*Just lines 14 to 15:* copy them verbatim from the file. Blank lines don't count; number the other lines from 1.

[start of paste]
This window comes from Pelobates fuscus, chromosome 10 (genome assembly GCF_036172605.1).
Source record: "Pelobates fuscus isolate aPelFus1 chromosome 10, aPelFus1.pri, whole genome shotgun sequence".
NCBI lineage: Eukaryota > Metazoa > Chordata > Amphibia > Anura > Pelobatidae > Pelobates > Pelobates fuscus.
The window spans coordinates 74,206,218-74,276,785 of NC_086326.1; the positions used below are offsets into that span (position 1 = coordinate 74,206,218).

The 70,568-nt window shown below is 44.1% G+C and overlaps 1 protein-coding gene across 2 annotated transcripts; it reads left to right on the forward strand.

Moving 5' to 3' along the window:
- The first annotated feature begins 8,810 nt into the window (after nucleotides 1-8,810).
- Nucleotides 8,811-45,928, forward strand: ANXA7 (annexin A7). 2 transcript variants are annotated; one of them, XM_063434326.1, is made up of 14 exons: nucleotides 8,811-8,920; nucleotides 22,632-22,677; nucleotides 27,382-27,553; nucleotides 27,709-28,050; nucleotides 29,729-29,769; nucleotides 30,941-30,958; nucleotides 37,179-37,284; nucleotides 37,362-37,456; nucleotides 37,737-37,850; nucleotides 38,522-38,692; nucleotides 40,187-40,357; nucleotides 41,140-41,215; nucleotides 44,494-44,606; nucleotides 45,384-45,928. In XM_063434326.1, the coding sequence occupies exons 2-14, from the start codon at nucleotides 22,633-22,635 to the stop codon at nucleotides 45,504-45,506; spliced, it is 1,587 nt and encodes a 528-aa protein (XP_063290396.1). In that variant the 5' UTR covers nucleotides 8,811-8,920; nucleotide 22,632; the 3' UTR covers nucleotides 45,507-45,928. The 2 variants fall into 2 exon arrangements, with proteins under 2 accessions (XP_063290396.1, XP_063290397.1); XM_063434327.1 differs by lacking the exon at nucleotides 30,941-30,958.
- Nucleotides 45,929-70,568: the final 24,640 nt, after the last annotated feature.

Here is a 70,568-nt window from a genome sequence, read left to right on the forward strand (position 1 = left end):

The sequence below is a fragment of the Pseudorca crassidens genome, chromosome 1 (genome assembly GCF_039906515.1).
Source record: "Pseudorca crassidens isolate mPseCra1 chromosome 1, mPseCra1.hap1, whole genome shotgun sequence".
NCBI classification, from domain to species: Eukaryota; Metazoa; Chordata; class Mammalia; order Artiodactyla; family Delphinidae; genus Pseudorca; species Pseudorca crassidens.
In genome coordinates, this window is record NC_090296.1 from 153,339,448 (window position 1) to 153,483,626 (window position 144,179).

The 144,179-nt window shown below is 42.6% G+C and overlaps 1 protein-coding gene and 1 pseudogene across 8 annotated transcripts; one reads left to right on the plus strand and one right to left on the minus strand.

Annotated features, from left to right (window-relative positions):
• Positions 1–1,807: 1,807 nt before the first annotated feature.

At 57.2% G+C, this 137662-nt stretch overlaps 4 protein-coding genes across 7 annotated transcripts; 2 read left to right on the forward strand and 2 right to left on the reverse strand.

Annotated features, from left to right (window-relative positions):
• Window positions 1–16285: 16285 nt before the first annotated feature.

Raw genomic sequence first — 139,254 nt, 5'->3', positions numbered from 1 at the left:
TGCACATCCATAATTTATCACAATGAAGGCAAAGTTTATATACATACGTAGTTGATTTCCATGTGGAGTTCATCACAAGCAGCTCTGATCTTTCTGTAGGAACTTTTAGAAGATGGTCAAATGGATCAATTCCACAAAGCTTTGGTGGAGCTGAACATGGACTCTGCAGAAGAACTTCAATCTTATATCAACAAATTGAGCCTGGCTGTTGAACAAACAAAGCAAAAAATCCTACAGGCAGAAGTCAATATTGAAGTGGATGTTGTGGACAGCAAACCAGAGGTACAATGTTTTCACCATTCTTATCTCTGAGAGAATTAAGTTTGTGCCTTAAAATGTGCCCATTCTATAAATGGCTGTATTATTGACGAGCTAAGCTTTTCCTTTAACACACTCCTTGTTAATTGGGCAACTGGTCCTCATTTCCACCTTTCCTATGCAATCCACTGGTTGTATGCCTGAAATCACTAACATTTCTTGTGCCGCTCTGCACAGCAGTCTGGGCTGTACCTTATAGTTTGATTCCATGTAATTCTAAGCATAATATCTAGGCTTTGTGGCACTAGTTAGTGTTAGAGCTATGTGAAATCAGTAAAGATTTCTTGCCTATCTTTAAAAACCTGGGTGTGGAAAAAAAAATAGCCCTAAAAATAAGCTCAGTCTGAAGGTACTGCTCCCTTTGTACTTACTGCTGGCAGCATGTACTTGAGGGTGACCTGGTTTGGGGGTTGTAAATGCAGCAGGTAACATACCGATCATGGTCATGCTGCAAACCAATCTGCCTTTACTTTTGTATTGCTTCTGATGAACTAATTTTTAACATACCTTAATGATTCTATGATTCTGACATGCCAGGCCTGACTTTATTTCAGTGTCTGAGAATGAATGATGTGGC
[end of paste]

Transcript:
In genome coordinates, this window is record NC_090296.1 from 153,339,448 (window position 1) to 153,483,626 (window position 144,179).

The 144,179-nt window shown below is 42.6% G+C and overlaps 1 protein-coding gene and 1 pseudogene across 8 annotated transcripts; one reads left to right on the plus strand and one right to left on the minus strand.